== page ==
The first edition of Mitchell's atlas map of the United States.
This map illustrates the evolving territorial borders of the Trans-Mississippi West. New Mexico Territory extends from California to Texas, although Arizona is noted along the Mexico border, in what would come to be known as the Baylor Line (Gadsden Purchase of 1854 is also noted). Nebraska runs from Kansas to Canada and the Rocky Mountains to the Missouri (pre-dating massive Dacotah Territory which was depicted the following year when Nebraska Territory was significantly reduced), and includes all of Montana, Wyoming and part of Colorado.
Washington Territory wraps around Oregon, incorporating much of modern day Idaho, and includes to the Great South Pass, an even larger treatment than the following year, when the boundary of Washington Territory is truncated to the west of the Pass. Kansas runs from Missouri to the Rocky Mountains, including a portion of Colorado on the Eastern Slope of the Rocky Mountains, one year after the start of the Colorado Gold Rush.
A massive Utah Territory appears, extending from the Rocky Mountains to California and incorporating much of modern day Colorado and all of Nevada. No sign of Colorado, which would appear the following year as a Territory. The map shows early explorers routes, forts, Indians, railroads, towns, rivers, mountains, etc., and is rich with topographical and historical information. Inset of Newfoundland.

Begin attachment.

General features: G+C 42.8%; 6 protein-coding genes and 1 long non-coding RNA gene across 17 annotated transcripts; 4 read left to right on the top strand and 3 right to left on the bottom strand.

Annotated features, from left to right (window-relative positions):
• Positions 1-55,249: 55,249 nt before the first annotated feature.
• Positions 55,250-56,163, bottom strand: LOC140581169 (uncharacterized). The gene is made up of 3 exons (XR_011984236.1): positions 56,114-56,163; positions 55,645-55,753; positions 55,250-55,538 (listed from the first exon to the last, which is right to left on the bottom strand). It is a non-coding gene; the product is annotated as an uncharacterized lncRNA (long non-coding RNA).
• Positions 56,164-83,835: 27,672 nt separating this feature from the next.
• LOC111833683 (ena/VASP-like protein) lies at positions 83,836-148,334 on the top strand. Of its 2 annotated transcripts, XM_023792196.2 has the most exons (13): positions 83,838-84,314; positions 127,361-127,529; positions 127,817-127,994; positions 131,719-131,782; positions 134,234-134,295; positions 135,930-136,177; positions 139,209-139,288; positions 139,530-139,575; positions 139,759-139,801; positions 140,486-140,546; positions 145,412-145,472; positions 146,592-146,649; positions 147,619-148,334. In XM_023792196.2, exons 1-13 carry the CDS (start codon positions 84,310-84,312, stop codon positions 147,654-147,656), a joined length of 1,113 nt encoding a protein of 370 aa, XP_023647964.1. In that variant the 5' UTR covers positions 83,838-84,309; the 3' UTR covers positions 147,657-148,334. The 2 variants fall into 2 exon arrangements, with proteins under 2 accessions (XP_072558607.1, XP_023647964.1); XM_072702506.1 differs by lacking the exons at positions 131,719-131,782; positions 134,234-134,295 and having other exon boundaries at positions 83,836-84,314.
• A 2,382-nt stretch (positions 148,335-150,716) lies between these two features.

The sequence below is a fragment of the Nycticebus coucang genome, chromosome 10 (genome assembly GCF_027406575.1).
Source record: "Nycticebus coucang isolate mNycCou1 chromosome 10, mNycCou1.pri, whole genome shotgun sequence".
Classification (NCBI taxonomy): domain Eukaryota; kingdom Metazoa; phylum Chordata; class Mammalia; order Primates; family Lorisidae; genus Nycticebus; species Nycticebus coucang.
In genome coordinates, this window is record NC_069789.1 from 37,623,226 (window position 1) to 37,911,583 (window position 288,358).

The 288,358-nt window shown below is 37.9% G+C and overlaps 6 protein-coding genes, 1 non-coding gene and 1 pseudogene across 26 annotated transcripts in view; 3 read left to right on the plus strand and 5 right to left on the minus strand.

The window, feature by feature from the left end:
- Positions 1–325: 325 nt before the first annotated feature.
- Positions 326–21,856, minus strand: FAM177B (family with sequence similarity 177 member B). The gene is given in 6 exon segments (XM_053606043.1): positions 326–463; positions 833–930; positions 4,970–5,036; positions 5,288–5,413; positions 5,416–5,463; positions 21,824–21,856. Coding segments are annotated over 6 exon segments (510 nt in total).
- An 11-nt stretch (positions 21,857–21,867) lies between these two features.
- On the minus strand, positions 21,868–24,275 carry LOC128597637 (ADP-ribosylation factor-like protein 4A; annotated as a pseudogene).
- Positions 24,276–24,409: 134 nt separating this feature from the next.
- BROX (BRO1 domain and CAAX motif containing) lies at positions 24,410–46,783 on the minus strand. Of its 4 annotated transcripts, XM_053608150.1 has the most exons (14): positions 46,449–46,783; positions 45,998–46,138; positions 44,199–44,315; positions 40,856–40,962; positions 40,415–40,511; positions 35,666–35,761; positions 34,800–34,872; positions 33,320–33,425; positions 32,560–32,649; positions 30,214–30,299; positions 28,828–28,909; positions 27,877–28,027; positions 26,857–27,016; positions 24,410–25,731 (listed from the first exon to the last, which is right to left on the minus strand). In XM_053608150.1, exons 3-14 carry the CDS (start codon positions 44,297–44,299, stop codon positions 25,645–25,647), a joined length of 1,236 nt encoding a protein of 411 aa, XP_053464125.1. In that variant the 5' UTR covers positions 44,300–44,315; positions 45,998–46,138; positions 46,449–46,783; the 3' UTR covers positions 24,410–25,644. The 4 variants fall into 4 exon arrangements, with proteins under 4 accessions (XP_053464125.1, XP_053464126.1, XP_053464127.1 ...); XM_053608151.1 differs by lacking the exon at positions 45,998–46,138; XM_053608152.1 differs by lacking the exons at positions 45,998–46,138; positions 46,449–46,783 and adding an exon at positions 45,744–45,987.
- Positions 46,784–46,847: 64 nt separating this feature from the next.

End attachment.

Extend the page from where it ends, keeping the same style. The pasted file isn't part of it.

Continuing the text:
Samuel Augustus Mitchell Jr. inherited the Mitchell Company from his father in 1860. For over thirty years, the company had specialized in the production of school atlases and wall maps of America. They were one of the pioneers on engraving on steel plates. In 1860, Samuel Jr. released the New General Atlas, which had been compiled in house and replaced a previous atlas by Tanner. The elder Mitchell died in 1868 and Samuel Jr. continued the business until the 1890s. At its height, the Mitchell Company employed 250 people and sold 400,000 publications annually.